For intra prediction coding, an intra prediction mode may specify the location of reference samples within a picture. In ITUT H.265, defined possible intra prediction modes include a planar (i.e., surface fitting) prediction mode (predMode: 0), a DC (i.e., flat overall averaging) prediction mode (predMode: 1), and 33 angular prediction modes (predMode: 234). In JEM, defined possible intraprediction modes include a planar prediction mode (predMode: 0), a DC prediction mode (predMode: 1), and 65 angular prediction modes (predMode: 266). It should be noted that planar and DC prediction modes may be referred to as nondirectional prediction modes and that angular prediction modes may be referred to as directional prediction modes. It should be noted that the techniques described herein may be generally applicable regardless of the number of defined possible prediction modes.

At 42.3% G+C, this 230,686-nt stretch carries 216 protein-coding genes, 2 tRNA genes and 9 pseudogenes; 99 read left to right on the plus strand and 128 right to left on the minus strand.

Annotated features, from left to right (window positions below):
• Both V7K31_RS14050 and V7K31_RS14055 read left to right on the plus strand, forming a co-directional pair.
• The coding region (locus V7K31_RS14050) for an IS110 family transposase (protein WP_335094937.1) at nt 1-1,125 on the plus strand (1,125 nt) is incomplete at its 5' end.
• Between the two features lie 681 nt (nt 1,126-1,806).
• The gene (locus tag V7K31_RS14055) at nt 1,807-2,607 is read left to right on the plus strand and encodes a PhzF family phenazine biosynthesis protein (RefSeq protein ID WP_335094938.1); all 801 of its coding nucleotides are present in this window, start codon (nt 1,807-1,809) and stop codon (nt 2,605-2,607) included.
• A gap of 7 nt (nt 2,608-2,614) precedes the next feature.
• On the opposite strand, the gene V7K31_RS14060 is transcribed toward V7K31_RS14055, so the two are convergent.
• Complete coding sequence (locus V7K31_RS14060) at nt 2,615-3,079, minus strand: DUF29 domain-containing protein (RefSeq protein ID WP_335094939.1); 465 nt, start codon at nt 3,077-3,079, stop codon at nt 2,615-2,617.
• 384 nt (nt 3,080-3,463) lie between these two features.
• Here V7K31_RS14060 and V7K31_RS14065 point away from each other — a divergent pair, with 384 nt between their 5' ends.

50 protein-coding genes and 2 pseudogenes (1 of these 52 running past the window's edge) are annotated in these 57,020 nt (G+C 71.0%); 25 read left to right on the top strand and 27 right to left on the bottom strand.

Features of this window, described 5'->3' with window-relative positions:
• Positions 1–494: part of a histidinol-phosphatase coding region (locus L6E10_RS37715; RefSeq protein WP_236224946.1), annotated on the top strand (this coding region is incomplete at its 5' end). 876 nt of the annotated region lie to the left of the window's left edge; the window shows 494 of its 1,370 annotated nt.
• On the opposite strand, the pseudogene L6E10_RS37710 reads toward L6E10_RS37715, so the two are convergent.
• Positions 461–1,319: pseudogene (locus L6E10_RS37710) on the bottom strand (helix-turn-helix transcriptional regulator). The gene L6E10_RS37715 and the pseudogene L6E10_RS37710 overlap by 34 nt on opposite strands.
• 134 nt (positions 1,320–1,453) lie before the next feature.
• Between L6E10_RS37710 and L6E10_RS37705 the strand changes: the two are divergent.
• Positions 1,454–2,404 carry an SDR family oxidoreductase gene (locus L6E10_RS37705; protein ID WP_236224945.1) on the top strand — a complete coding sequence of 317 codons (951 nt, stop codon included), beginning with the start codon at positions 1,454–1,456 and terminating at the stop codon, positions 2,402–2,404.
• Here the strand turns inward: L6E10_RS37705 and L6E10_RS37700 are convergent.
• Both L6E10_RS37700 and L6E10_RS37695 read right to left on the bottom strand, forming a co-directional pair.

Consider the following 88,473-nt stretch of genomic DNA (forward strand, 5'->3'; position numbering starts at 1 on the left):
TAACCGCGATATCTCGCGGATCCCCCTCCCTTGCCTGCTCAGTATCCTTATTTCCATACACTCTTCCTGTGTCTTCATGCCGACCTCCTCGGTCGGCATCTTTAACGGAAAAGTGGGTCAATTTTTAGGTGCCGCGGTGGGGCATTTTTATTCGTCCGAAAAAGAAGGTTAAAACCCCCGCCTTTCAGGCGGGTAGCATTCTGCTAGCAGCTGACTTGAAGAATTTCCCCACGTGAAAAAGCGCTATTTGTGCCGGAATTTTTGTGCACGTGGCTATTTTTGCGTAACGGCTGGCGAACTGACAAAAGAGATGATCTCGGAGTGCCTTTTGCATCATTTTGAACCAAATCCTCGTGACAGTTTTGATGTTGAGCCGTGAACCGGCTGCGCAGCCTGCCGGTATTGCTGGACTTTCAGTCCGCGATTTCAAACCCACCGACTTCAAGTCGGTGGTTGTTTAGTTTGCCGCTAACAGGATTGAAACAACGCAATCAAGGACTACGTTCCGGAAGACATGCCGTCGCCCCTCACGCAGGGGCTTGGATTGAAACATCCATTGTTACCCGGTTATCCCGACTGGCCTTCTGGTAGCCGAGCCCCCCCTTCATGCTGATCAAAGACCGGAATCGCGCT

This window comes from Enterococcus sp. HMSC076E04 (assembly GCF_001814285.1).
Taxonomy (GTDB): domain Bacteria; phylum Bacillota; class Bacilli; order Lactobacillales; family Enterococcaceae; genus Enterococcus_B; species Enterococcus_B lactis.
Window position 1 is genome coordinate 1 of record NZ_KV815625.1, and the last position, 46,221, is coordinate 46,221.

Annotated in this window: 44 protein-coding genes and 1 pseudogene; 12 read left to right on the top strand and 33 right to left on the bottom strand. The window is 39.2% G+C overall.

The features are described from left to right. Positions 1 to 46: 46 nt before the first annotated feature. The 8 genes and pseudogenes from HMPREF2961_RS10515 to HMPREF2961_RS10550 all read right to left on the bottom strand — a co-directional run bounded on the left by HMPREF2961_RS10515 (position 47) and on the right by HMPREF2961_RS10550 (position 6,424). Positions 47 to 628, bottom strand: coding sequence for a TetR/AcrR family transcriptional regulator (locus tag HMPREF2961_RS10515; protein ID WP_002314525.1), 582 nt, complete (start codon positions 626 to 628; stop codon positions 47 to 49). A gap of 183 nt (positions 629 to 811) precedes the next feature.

For inter prediction coding, a motion vector (MV) identifies reference samples in a picture other than the picture of a video block to be coded and thereby exploits temporal redundancy in video. For example, a current video block may be predicted from reference block(s) located in previously coded frame(s) and a motion vector may be used to indicate the location of the reference block. A motion vector and associated data may describe, for example, a horizontal component of the motion vector, a vertical component of the motion vector, a resolution for the motion vector (e.g., onequarter pixel precision, onehalf pixel precision, onepixel precision, twopixel precision, fourpixel precision), a prediction direction and/or a reference picture index value. Further, a coding standard, such as, for example ITUT H.265, may support motion vector prediction. Motion vector prediction enables a motion vector to be specified using motion vectors of neighboring blocks. Examples of motion vector prediction include advanced motion vector prediction (AMVP), temporal motion vector prediction (TMVP), socalled “merge” mode, and “skip” and “direct” motion inference. Further, JEM supports advanced temporal motion vector prediction (ATMVP) and Spatialtemporal motion vector prediction (STMVP).